That’s true. When Ultravox got back together again in 2010, we were playing London. Our agent called up and said: ‘There’s a Japanese guy with his entourage. They want to come up and say hi. They make video games.’ Hideo turned up, and through his interpreter, he explained that he wanted to do the final episode of ‘Metal Gear Solid’ and he wanted to use my version of ‘The Man Who Sold The World’. I said: ‘Sure’, and didn’t think anything else of it. A year later, the game gets sent to my office. Wow. He had written the story around his interpretation of my interpretation of Bowie’s song. It was amazing. The reaction it got was ridiculous. On the internet, gamers discovered this “new artist” Midge Ure. For a song that I recorded in 1982! When they discovered it, a lot of them found my other work. I have to thank Hideo for that renewed acclaim. Clever man. Lovely guy.

Thanks to Midge Ure who was talking to Julian De Backer for SDE. The Gift is reissued on 22 September 2023.


The Gift Midge Ure /

    • CD 1: The Gift (remastered)
      1.  If I Was
      2. When The Wind Blows
      3. Living In The Past
      4. That Certain Smile
      5. The Gift
      6. Antilles
      7. Wastelands
      8. Edo / 9. The Chieftain
      9. She Cried
      10. The Gift [Reprise]
    • CD 2: The Singles / B-sides / Extended
      1. No Regrets
      2. Mood Music
      3. The Man Who Sold The World
      4. After A Fashion
      5. Textures
      6. If I Was [7” Version]
      7. Piano
      8. That Certain Smile [7” Version]
      9. The Gift [Instrumental]
      10. Wastelands [7” Version]
      11. Call Of The World
      12. After A Fashion [Extended Version]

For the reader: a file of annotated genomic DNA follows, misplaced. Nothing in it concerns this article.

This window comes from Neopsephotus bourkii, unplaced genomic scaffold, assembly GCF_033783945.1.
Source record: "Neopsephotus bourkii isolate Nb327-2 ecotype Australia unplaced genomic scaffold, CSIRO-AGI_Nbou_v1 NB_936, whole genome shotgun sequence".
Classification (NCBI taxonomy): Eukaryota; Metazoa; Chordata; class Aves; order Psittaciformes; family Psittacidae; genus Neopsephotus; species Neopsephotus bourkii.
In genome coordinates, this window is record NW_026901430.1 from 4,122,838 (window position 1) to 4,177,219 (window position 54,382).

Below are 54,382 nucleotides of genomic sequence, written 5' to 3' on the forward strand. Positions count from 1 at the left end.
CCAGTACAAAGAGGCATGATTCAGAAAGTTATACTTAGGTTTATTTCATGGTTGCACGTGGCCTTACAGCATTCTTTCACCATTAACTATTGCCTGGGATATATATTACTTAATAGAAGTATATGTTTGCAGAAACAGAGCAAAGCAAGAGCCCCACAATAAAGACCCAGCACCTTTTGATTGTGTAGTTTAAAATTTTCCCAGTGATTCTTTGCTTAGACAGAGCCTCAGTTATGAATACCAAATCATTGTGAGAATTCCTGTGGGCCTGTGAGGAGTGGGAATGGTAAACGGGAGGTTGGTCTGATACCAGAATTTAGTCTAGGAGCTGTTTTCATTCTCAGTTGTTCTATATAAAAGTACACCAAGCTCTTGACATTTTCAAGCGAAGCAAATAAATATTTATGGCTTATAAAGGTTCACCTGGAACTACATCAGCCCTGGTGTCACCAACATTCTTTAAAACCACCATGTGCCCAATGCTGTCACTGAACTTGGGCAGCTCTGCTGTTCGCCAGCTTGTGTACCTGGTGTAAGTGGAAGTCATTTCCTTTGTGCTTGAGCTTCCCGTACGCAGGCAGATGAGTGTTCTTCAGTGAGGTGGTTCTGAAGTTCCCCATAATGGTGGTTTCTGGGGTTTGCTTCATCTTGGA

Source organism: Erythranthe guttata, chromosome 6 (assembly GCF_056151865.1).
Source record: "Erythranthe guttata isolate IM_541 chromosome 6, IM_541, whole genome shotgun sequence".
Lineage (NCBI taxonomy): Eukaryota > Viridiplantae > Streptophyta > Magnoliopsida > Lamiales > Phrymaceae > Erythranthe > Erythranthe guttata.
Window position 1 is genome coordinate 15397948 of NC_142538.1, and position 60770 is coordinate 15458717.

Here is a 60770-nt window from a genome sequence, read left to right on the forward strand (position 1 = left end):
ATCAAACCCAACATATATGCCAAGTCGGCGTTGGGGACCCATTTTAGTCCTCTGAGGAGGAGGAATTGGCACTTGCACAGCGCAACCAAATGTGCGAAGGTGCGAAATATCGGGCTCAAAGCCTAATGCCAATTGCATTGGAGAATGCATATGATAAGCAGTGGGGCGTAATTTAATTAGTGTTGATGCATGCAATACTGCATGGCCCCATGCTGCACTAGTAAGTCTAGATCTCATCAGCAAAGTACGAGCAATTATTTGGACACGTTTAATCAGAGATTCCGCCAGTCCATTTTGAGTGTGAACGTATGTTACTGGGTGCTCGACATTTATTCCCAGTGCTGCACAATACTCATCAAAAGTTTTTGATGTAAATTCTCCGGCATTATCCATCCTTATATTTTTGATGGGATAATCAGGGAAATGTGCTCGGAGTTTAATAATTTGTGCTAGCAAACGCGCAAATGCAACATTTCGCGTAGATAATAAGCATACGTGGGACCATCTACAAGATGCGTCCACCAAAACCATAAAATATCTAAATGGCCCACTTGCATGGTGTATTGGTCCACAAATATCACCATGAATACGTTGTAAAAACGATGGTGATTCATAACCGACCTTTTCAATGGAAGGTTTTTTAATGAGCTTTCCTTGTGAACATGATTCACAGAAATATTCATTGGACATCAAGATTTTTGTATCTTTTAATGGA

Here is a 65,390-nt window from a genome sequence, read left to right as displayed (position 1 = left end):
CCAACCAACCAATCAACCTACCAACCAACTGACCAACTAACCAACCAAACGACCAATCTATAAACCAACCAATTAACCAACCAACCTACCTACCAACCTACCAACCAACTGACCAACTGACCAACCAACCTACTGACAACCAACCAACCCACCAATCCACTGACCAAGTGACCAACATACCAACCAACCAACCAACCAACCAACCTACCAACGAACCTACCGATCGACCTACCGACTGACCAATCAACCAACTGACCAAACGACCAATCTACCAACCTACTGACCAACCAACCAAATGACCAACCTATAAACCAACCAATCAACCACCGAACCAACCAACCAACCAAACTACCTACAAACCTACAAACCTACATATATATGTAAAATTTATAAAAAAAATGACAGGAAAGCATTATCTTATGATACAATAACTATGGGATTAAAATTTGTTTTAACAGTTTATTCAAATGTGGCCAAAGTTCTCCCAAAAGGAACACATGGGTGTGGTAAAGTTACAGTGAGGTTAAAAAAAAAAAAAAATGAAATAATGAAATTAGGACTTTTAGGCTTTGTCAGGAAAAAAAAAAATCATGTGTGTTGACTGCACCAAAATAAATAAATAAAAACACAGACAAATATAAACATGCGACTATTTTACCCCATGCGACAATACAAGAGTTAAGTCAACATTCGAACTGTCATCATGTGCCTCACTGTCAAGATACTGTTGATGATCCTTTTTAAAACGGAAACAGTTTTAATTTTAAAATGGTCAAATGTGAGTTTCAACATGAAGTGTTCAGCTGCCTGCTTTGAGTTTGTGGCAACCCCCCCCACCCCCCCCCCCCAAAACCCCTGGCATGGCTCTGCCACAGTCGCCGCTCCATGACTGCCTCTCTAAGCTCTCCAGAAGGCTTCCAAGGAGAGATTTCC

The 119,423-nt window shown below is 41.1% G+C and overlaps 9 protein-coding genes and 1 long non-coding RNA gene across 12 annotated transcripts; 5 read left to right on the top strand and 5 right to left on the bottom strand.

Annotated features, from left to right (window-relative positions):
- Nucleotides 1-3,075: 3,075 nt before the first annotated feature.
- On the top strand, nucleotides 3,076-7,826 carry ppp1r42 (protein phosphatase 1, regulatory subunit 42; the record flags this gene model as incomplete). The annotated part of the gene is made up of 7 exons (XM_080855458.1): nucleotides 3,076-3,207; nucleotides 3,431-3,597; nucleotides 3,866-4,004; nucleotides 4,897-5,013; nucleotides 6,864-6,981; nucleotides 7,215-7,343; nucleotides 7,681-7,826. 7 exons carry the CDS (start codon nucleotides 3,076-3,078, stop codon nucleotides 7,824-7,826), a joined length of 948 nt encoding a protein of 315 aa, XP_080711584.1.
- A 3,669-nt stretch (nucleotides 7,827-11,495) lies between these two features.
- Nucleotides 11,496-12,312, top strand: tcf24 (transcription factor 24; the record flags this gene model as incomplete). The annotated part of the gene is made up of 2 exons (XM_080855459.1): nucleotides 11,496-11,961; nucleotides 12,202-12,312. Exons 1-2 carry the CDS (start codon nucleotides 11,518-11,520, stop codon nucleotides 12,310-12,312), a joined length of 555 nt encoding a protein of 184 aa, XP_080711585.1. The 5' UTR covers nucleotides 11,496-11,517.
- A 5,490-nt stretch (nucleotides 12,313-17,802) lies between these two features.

13. If I Was [Extended Mix]
      14.  That Certain Smile [Extended Mix]
      15. Wastelands [Extended Mix]
      16. Call Of The Wild [Extended Mix]
    • CD 3: Early Versions / BBC Sessions / Rehearsals
      1. Wastelands [Early Version One] *
      2. That Certain Smile [Early Instrumental Version] *
      3. The Gift [Early Version] *
      4. If I Was [Early Version] *
      5. Wastelands [Early Version Two] *
      6. When The Wind Blows [Early Version] *
      7. The Chieftain [Early Version] * /
      8. She Cried [Early Instrumental Version] *
      9. Edo [Early Version] *
      10. Living In The Past [Early Version] *
      11. Remember The Day [BBC] * / 12. After A Fashion [BBC] *
      12. Textural Piece [BBC] *
      13. Fade To Grey [Tour Rehearsal 1985] *
      14. After A Fashion [Tour Rehearsal 1985] *
      15. No Regrets [Tour Rehearsal 1985] *
      16. Wastelands [Tour Rehearsal 1985] *
      *Previously unreleased
    • CD 4: The Gift at Wembley 1985
      1. Antilles *
      2. When The Wind Blows *
      3. Living In The Past *
      4. That Certain Smile *
      5. Wastelands *
      6. No Regrets *
      7. The Gift *
      8. After A Fashion *
      9. The Chieftain/The Dancer *
      10. Fade To Grey *
      11. 11. She Cried *
      12. Sleepwalk *
      13. Do They Know It’s Christmas? *
      14. If I Was *
      * Previously Unreleased